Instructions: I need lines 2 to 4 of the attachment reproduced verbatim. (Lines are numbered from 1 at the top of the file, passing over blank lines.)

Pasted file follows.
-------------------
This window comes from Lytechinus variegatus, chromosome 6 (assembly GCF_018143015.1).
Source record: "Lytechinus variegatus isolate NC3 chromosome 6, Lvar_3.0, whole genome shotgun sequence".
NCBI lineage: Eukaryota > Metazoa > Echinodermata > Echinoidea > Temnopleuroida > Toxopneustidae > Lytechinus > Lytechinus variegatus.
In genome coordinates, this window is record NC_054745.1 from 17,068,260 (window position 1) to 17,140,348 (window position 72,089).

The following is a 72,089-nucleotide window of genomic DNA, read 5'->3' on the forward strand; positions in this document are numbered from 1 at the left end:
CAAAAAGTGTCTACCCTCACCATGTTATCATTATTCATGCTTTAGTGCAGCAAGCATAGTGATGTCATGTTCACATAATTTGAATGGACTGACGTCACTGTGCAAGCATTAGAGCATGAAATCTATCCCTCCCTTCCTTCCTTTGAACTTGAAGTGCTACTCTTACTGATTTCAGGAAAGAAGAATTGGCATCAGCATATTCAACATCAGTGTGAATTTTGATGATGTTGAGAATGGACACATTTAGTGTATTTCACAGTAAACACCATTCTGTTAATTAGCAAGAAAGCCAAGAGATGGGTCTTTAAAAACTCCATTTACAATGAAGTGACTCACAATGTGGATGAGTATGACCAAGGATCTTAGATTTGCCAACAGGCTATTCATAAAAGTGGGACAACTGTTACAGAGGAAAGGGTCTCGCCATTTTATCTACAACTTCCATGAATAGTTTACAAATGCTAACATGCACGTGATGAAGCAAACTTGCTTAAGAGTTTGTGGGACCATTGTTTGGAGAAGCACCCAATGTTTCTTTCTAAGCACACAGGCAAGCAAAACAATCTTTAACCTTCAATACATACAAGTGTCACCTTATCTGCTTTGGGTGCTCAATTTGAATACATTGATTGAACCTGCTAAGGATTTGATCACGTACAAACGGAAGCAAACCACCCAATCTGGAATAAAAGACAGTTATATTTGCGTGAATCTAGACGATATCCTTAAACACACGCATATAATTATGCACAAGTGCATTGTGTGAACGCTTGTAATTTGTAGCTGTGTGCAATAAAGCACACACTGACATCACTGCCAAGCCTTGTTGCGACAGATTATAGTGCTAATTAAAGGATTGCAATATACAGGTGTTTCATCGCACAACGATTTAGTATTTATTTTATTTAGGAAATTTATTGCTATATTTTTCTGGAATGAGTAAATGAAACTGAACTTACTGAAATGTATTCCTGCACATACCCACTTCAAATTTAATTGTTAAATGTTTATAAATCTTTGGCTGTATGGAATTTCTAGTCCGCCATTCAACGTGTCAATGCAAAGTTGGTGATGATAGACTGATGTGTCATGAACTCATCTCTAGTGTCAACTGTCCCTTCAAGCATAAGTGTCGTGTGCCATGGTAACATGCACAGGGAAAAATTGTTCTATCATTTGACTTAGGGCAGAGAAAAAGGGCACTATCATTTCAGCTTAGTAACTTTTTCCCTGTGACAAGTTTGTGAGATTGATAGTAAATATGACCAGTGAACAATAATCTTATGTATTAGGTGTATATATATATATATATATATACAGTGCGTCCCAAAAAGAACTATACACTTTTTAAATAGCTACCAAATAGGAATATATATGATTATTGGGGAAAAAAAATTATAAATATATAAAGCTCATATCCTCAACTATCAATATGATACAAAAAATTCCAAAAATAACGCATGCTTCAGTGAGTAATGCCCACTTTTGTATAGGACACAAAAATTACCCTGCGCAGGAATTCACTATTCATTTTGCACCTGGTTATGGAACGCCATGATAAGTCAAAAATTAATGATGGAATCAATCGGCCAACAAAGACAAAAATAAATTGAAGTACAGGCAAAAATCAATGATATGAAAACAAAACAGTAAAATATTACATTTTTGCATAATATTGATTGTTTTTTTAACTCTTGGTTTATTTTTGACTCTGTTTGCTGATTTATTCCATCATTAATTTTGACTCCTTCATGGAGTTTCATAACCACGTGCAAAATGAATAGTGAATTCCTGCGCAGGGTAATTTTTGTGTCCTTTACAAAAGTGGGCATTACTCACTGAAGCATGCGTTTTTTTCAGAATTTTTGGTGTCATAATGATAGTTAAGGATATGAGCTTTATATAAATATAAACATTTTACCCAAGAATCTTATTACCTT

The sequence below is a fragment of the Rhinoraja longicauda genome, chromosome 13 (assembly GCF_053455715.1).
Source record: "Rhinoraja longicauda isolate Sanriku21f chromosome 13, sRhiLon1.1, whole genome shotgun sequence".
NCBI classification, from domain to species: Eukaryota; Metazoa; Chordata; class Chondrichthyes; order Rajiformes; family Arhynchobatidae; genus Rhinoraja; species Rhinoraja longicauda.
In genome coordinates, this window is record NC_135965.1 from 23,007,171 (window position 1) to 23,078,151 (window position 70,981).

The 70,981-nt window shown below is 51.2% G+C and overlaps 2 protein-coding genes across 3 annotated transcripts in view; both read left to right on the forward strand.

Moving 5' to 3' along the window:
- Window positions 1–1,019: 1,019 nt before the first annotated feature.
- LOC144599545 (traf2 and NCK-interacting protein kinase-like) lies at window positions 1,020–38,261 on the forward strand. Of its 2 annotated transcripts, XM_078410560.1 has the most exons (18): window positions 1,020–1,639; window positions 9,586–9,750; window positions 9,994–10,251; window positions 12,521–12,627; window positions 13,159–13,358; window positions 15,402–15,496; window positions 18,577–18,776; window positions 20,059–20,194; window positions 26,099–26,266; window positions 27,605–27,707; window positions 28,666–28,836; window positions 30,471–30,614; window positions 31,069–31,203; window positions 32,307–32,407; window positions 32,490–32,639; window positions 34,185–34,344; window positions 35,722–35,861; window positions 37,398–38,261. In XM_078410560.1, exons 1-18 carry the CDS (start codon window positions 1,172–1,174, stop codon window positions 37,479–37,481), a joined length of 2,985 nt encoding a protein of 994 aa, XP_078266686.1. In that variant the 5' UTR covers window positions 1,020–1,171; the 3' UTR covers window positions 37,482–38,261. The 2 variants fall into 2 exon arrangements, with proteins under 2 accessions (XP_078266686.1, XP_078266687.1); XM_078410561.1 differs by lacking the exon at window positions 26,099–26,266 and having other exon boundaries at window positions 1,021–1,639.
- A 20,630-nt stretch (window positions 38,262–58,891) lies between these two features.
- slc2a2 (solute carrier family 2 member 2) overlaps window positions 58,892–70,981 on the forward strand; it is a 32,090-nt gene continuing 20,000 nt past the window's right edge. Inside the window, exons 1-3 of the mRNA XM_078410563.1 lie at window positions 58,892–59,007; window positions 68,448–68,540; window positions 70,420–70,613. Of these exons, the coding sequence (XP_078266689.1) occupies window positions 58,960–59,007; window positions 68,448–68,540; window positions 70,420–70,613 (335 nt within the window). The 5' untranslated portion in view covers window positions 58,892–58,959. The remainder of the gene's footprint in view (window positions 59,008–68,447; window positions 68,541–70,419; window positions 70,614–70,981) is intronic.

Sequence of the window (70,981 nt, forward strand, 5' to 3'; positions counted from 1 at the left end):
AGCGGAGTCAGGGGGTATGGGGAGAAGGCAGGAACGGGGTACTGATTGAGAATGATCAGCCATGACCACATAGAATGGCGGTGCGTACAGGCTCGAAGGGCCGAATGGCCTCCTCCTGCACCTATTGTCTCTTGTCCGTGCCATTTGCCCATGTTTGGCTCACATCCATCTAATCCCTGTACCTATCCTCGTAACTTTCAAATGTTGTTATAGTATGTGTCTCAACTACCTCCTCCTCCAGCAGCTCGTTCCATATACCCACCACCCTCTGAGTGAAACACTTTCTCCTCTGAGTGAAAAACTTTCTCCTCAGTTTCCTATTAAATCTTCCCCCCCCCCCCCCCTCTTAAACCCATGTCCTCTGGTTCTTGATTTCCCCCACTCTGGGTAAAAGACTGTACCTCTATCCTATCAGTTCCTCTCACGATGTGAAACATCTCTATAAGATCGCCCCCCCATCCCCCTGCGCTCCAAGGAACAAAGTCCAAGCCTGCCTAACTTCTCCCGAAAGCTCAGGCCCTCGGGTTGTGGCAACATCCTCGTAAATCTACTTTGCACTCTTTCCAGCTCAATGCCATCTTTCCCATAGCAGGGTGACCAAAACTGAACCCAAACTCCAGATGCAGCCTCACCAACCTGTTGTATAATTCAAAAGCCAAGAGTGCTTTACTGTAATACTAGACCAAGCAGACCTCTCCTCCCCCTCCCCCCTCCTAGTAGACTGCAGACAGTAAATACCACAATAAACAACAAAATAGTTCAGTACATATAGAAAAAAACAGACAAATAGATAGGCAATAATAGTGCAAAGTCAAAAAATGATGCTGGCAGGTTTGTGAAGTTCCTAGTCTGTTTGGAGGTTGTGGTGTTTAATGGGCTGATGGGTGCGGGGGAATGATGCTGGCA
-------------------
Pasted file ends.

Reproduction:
Source record: "Lytechinus variegatus isolate NC3 chromosome 6, Lvar_3.0, whole genome shotgun sequence".
NCBI lineage: Eukaryota > Metazoa > Echinodermata > Echinoidea > Temnopleuroida > Toxopneustidae > Lytechinus > Lytechinus variegatus.
In genome coordinates, this window is record NC_054745.1 from 17,068,260 (window position 1) to 17,140,348 (window position 72,089).